Is the end of cables near? That might be pushing it a bit, but KS' prototype electronic seat post does away with wires entirely, instead using a wireless remote that activates a piezoelectric motor within the post. It still depends on the exact same internal design found within other KS posts, with the flow of oil moving from one chamber to another to allow it to move through its travel, but rather then a plunger activated by a cable to control the flow, a piezoelectric motor opens and closes a small valve to accomplish the same thing. The prototype pictured here uses a lithium polymer battery, similar to what you'd find inside of your phone, that is tucked into the post's main tube, but KS is investigating using a gel battery that would open up all sorts of packaging options. There is also the possible tie-in with batteries that power electronic drivetrains, something that we'll soon see a lot more of soon, meaning that KS might have the option of eliminating a battery within the post altogether. The topic of battery life is still open ended given that KS has yet to decide what they'll be using to power the seat post, but 60 or more hours of ride time is what we've seen out of suspension forks that use a piezoelectric motor to control its lockout function, so there is no reason why KS couldn't come up with a similar or even more impressive
figure. What happens when the battery dies? This prototype automatically reverts to full extension if its battery runs out of juice, thereby allowing you to pedal out of the bush without wrecking your knees, but maybe not hit any booters on your way back to your truck.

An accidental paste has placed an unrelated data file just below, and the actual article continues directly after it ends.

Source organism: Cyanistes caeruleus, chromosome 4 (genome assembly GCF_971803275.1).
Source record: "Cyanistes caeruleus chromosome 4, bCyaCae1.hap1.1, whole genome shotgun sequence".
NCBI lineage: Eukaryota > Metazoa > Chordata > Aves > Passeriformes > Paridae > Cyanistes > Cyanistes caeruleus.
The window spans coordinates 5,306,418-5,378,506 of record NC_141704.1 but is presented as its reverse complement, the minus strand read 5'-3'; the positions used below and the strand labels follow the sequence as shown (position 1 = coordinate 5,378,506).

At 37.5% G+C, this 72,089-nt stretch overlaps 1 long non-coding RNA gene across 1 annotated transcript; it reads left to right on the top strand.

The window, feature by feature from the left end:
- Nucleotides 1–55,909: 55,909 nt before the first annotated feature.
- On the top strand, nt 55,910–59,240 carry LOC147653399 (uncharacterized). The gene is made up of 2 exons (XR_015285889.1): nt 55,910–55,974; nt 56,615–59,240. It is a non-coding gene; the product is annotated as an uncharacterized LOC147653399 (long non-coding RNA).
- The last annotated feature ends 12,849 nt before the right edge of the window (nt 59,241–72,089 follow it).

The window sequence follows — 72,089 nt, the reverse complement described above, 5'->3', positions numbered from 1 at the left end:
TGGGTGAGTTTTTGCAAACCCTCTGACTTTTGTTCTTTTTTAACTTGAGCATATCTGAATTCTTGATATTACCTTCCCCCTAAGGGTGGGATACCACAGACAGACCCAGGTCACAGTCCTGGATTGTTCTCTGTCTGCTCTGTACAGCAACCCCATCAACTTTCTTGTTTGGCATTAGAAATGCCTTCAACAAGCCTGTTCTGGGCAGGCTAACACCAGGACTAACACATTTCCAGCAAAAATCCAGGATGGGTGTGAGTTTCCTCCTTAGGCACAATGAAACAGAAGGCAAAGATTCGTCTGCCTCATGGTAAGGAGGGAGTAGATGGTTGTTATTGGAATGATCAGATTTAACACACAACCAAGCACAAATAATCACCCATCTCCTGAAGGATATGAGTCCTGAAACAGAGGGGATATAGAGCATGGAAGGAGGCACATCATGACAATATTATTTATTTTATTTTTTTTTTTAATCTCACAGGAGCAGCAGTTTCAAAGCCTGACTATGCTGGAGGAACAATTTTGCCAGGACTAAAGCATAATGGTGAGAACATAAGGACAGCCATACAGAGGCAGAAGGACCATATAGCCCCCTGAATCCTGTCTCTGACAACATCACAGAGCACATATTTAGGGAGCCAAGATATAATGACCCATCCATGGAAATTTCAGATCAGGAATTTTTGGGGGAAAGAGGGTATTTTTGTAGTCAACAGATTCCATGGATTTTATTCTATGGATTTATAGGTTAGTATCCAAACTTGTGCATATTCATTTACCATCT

The action is controlled via a remote that will be mounted on the handlebar, and there will be no cables connecting it to the post. That means no frustration while trying to pass an internally routed cable through your frame, and certainly no more external routing that can sometimes turn into a game of seeing how many zip-ties it takes to tame a wayward cable. The quick and dirty remote pictured above is not intended to be mounted on the bar, but rather just to test the post's action, and KS said that they expect the production remote to be quite small in size - picture a lock-on grip collar with a small button on it that can be easily pushed with your thumb. The prototype shown here is the only one in existence at this point in time, and KS is expecting a production version to be roughly two years out, so don't go and sell your cable activated dropper post tomorrow. We're excited for the future, though, and to see how KS develops the concept. www.kssuspension.com